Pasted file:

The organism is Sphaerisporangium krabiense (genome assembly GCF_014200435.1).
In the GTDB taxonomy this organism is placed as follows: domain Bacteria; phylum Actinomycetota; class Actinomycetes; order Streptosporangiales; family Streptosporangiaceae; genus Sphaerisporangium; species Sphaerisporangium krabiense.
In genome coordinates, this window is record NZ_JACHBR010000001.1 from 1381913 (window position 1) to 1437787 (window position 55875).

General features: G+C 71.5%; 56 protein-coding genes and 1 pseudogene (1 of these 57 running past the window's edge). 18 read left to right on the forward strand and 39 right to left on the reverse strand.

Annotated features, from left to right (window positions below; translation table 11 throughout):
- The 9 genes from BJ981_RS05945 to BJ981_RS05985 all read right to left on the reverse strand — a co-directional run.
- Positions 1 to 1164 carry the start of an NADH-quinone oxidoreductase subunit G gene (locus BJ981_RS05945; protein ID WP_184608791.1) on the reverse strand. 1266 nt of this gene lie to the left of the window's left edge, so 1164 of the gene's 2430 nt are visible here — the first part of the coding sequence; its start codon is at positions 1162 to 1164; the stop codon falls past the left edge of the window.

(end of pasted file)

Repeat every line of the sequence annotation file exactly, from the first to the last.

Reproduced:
The organism is Sphaerisporangium krabiense (genome assembly GCF_014200435.1).
In the GTDB taxonomy this organism is placed as follows: domain Bacteria; phylum Actinomycetota; class Actinomycetes; order Streptosporangiales; family Streptosporangiaceae; genus Sphaerisporangium; species Sphaerisporangium krabiense.
In genome coordinates, this window is record NZ_JACHBR010000001.1 from 1381913 (window position 1) to 1437787 (window position 55875).

General features: G+C 71.5%; 56 protein-coding genes and 1 pseudogene (1 of these 57 running past the window's edge). 18 read left to right on the forward strand and 39 right to left on the reverse strand.

Annotated features, from left to right (window positions below; translation table 11 throughout):
- The 9 genes from BJ981_RS05945 to BJ981_RS05985 all read right to left on the reverse strand — a co-directional run.
- Positions 1 to 1164 carry the start of an NADH-quinone oxidoreductase subunit G gene (locus BJ981_RS05945; protein ID WP_184608791.1) on the reverse strand. 1266 nt of this gene lie to the left of the window's left edge, so 1164 of the gene's 2430 nt are visible here — the first part of the coding sequence; its start codon is at positions 1162 to 1164; the stop codon falls past the left edge of the window.